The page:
A modern reverse proxy for node
Switch branches/tags
Nothing to show
Clone or download

README.md

Redbird Reverse Proxy

With built-in Cluster, HTTP2, LetsEncrypt and Docker support

redbird

It should be easy and robust to handle dynamic virtual hosts, load balancing, proxying web sockets and SSL encryption.

With Redbird you get a complete library to build dynamic reverse proxies with the speed and robustness of http-proxy.

This light-weight package includes everything you need for easy reverse routing of your applications. Great for routing many applications from different domains in one single host, handling SSL with ease, etc.

Developed by manast

BuildStatus NPM version

SUPER HOT

Support for HTTP2. You can now enable HTTP2 just by setting the HTTP2 flag to true. Keep in mind that HTTP2 requires SSL/TLS certificates. Thankfully we also support LetsEncrypt so this becomes easy as pie.

HOT

We have now support for automatic generation of SSL certificates using LetsEncrypt. Zero config setup for your TLS protected services that just works.

Features

  • Flexible and easy routing
  • Websockets
  • Seamless SSL Support (HTTPS -> HTTP proxy)
  • Automatic HTTP to HTTPS redirects
  • Automatic TLS Certificates generation and renewal
  • Load balancer
  • Register and unregister routes programmatically without restart (allows zero downtime deployments)
  • Docker support for automatic registration of running containers
  • Cluster support that enables automatic multi-process
  • Based on top of rock-solid node-http-proxy and battle tested on production in many sites
  • Optional logging based on bunyan

Install

npm install redbird

Example

You can programmatically register or unregister routes dynamically even if the proxy is already running:

var proxy = require('redbird')({port: 80});

// OPTIONAL: Setup your proxy but disable the X-Forwarded-For header
var proxy = require('redbird')({port: 80, xfwd: false});

// Route to any global ip
proxy.register("optimalbits.com", "http://167.23.42.67:8000");

// Route to any local ip, for example from docker containers.
proxy.register("example.com", "http://172.17.42.1:8001");

// Route from hostnames as well as paths
proxy.register("example.com/static", "http://172.17.42.1:8002");
proxy.register("example.com/media", "http://172.17.42.1:8003");

// Subdomains, paths, everything just works as expected
proxy.register("abc.example.com", "http://172.17.42.4:8080");
proxy.register("abc.example.com/media", "http://172.17.42.5:8080");

// Route to any href including a target path
proxy.register("foobar.example.com", "http://172.17.42.6:8080/foobar");

// You can also enable load balancing by registering the same hostname with different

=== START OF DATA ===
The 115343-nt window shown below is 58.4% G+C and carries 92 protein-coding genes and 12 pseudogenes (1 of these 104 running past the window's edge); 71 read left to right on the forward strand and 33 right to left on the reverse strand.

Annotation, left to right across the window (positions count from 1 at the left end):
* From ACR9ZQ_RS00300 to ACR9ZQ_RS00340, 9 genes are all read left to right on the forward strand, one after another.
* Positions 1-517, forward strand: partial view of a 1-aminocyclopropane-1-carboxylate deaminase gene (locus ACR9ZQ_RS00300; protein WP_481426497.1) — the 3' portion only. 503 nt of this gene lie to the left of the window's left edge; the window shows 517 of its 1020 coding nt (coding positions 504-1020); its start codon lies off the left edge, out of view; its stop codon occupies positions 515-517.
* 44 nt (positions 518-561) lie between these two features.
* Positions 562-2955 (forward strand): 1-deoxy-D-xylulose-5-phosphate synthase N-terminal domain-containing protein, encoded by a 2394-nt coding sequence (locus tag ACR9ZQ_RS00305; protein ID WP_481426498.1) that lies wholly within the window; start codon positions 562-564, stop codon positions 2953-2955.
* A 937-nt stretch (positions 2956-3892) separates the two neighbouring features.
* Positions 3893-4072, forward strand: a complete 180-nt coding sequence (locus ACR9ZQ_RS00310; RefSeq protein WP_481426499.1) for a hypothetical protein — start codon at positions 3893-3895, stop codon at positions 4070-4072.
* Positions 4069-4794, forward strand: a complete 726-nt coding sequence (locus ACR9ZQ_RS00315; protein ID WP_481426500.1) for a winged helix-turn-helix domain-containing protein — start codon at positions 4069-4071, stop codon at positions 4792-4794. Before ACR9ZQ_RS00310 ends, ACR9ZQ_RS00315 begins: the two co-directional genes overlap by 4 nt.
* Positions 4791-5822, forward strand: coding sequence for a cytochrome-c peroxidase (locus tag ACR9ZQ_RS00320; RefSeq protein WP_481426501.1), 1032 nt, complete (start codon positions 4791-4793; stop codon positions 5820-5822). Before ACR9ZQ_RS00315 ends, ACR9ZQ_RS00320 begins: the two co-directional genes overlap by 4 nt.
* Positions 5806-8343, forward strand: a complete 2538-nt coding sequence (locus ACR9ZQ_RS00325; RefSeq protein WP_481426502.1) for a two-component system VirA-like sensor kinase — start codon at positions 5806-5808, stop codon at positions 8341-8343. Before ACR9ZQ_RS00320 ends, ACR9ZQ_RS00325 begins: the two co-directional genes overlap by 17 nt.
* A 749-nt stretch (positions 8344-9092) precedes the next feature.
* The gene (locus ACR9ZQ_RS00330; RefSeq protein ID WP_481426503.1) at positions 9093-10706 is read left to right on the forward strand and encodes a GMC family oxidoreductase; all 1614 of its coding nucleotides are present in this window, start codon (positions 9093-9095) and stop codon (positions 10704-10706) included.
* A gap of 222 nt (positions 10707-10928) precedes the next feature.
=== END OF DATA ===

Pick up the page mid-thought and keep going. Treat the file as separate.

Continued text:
// target hosts. The requests will be evenly balanced using a Round-Robin scheme.
proxy.register("balance.me", "http://172.17.40.6:8080");
proxy.register("balance.me", "http://172.17.41.6:8080");
proxy.register("balance.me", "http://172.17.42.6:8080");
proxy.register("balance.me", "http://172.17.43.6:8080");


// LetsEncrypt support
// With Redbird you can get zero conf and automatic SSL certificates for your domains
redbird.register('example.com', 'http://172.60.80.2:8082', {
  ssl: {
    letsencrypt: {
      email: 'john@example.com', // Domain owner/admin email
      production: true, // WARNING: Only use this flag when the proxy is verified to work correctly to avoid being banned!
    }
  }
});

//
// LetsEncrypt requires a minimal web server for handling the challenges, this is by default on port 3000
// it can be configured when initiating the proxy. This web server is only used by Redbird internally so most of the time
// you  do not need to do anything special other than avoid having other web services in the same host running
// on the same port.

//
// HTTP2 Support using LetsEncrypt for the certificates
//
var proxy = require('redbird')({
  port: 80, // http port is needed for LetsEncrypt challenge during request / renewal. Also enables automatic http->https redirection for registered https routes. 
  letsencrypt: {
    path: __dirname + '/certs',
    port: 9999 // LetsEncrypt minimal web server port for handling challenges. Routed 80->9999, no need to open 9999 in firewall. Default 3000 if not defined.
  },
  ssl: {
    http2: true,
    port: 443, // SSL port used to serve registered https routes with LetsEncrypt certificate.
  }
});

About HTTPS

The HTTPS proxy supports virtual hosts by using SNI (which most modern browsers support: IE7 and above). The proxying is performed by hostname, so you must use the same SSL certificates for a given hostname independently of its paths.